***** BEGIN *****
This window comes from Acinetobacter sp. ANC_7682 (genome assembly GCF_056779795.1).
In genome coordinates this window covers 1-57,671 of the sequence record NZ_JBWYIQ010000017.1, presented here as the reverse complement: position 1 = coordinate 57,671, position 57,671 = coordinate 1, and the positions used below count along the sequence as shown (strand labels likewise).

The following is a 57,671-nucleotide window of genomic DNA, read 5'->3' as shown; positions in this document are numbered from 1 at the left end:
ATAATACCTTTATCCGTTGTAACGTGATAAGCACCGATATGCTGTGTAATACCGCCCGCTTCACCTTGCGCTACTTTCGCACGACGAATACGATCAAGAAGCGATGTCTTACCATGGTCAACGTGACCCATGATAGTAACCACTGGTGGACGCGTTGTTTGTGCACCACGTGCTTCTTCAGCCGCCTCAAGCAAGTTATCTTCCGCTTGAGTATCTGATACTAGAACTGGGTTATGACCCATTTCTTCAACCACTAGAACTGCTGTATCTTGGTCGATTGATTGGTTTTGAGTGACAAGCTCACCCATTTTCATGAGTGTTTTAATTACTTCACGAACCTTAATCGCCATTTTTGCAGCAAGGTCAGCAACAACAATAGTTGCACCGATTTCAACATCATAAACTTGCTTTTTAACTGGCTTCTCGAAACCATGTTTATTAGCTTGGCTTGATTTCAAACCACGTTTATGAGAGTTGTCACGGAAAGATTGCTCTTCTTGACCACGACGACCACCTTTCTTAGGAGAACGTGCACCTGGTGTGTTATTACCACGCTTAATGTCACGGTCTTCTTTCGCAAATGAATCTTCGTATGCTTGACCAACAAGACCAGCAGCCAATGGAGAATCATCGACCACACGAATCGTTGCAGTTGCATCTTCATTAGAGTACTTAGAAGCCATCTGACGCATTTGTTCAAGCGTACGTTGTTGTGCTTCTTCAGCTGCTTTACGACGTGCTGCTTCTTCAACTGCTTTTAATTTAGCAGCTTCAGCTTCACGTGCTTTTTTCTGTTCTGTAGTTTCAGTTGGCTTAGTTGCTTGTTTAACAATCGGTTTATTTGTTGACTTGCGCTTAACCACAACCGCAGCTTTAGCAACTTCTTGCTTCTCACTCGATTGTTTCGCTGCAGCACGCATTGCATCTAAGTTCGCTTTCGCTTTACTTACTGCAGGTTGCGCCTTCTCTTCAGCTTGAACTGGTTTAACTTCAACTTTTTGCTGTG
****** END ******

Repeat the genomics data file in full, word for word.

This window comes from Acinetobacter sp. ANC_7682 (genome assembly GCF_056779795.1).
In genome coordinates this window covers 1-57,671 of the sequence record NZ_JBWYIQ010000017.1, presented here as the reverse complement: position 1 = coordinate 57,671, position 57,671 = coordinate 1, and the positions used below count along the sequence as shown (strand labels likewise).

The following is a 57,671-nucleotide window of genomic DNA, read 5'->3' as shown; positions in this document are numbered from 1 at the left end:
ATAATACCTTTATCCGTTGTAACGTGATAAGCACCGATATGCTGTGTAATACCGCCCGCTTCACCTTGCGCTACTTTCGCACGACGAATACGATCAAGAAGCGATGTCTTACCATGGTCAACGTGACCCATGATAGTAACCACTGGTGGACGCGTTGTTTGTGCACCACGTGCTTCTTCAGCCGCCTCAAGCAAGTTATCTTCCGCTTGAGTATCTGATACTAGAACTGGGTTATGACCCATTTCTTCAACCACTAGAACTGCTGTATCTTGGTCGATTGATTGGTTTTGAGTGACAAGCTCACCCATTTTCATGAGTGTTTTAATTACTTCACGAACCTTAATCGCCATTTTTGCAGCAAGGTCAGCAACAACAATAGTTGCACCGATTTCAACATCATAAACTTGCTTTTTAACTGGCTTCTCGAAACCATGTTTATTAGCTTGGCTTGATTTCAAACCACGTTTATGAGAGTTGTCACGGAAAGATTGCTCTTCTTGACCACGACGACCACCTTTCTTAGGAGAACGTGCACCTGGTGTGTTATTACCACGCTTAATGTCACGGTCTTCTTTCGCAAATGAATCTTCGTATGCTTGACCAACAAGACCAGCAGCCAATGGAGAATCATCGACCACACGAATCGTTGCAGTTGCATCTTCATTAGAGTACTTAGAAGCCATCTGACGCATTTGTTCAAGCGTACGTTGTTGTGCTTCTTCAGCTGCTTTACGACGTGCTGCTTCTTCAACTGCTTTTAATTTAGCAGCTTCAGCTTCACGTGCTTTTTTCTGTTCTGTAGTTTCAGTTGGCTTAGTTGCTTGTTTAACAATCGGTTTATTTGTTGACTTGCGCTTAACCACAACCGCAGCTTTAGCAACTTCTTGCTTCTCACTCGATTGTTTCGCTGCAGCACGCATTGCATCTAAGTTCGCTTTCGCTTTACTTACTGCAGGTTGCGCCTTCTCTTCAGCTTGAACTGGTTTAACTTCAACTTTTTGCTGTG